The Small-Town Touring Boom Is Coming

Everybody’s hungry for live music, and smaller concert scenes stand to benefit from the stiff competition for tour dates.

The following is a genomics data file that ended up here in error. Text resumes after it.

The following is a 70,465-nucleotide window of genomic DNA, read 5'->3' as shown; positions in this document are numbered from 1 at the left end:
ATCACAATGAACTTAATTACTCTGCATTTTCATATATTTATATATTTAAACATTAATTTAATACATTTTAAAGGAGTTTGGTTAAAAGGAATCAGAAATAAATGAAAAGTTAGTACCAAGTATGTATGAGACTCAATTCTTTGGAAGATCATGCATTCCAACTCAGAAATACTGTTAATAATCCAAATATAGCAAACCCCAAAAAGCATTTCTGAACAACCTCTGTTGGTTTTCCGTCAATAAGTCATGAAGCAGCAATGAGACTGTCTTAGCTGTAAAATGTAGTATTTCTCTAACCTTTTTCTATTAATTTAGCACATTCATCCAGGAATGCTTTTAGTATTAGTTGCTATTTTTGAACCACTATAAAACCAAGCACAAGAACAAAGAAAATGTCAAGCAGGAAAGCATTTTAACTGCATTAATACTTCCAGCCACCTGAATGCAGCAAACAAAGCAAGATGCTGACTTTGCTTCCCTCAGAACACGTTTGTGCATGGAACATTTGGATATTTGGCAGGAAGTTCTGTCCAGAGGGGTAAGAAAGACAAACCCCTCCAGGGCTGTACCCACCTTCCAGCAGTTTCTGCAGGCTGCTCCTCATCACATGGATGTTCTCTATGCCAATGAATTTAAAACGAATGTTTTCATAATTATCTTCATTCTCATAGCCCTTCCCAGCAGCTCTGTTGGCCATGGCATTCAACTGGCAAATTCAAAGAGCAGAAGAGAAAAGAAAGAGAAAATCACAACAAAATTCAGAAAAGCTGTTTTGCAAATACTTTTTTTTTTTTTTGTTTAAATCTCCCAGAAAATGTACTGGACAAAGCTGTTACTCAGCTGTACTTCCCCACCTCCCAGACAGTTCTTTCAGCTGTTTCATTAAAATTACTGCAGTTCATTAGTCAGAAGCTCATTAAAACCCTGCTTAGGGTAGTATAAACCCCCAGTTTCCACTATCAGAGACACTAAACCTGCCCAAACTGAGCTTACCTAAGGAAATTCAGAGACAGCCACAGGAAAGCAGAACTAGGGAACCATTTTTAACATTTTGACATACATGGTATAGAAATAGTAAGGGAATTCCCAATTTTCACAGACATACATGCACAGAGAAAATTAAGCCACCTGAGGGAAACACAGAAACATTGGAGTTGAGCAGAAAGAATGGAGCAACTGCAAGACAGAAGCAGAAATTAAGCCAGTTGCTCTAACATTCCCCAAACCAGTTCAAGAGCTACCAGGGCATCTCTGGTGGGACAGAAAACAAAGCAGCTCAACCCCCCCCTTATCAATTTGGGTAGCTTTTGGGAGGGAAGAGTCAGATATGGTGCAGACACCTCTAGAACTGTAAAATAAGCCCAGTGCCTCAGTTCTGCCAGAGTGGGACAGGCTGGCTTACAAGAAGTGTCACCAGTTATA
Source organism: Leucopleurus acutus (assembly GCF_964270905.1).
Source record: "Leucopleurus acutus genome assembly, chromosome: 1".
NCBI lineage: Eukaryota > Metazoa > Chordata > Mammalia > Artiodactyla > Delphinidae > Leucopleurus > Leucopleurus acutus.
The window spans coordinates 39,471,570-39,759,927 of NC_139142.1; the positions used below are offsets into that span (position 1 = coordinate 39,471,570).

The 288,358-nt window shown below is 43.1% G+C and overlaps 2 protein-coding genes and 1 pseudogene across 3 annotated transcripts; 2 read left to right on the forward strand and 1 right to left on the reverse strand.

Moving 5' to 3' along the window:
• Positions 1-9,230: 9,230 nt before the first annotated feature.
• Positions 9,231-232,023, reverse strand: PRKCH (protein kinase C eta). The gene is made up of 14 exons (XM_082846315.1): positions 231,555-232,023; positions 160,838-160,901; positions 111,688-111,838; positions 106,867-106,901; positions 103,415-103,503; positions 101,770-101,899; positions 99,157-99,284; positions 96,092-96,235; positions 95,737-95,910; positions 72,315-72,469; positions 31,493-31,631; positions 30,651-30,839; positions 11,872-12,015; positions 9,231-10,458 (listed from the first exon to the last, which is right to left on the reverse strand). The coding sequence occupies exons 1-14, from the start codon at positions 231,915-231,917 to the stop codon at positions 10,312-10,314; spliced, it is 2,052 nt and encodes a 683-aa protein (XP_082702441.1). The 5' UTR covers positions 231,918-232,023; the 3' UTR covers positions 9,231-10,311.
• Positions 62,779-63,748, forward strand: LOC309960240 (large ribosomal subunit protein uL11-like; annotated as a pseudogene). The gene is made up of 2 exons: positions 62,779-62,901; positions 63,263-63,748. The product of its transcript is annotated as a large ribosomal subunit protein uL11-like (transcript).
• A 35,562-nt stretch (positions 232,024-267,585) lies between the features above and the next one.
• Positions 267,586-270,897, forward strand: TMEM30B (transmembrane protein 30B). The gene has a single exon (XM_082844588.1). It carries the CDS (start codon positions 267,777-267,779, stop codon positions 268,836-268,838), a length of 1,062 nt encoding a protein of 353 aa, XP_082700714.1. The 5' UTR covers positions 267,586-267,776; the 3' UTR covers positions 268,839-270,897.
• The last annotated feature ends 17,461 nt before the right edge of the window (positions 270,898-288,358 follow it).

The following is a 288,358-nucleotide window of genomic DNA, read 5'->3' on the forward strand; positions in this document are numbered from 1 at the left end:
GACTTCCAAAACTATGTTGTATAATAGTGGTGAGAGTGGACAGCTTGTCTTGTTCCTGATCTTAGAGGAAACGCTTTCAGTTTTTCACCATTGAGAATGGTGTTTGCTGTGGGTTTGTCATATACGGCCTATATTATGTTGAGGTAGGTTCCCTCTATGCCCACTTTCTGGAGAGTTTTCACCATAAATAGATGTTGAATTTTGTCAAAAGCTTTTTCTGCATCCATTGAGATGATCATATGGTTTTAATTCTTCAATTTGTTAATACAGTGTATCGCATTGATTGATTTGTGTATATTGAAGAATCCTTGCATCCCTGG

After 16 months of minimal in-person shows, live music is set to return in a big way this summer. Though there’s been a flurry of tour announcements in recent weeks, the number of musicians who can immediately go on the road will be limited by a practical reality: there are only so many venues, and they have a finite number of dates to book. Throughout the pandemic, some promoters and booking agents have rescheduled tours again and again, while others have waited out the uncertainty of changing restrictions. Now, many acts are looking a year or more ahead as they lock in itineraries for long-delayed road trips to support albums released even before the pandemic. Gigs in large cities are the primary goal for most national and international artists, but as open dates quickly fill up, markets like Scranton, Pennsylvania; Northampton, Massachusetts; or Akron, Ohio—towns within easy reach of big cities—stand to play a key role in keeping tours on track.

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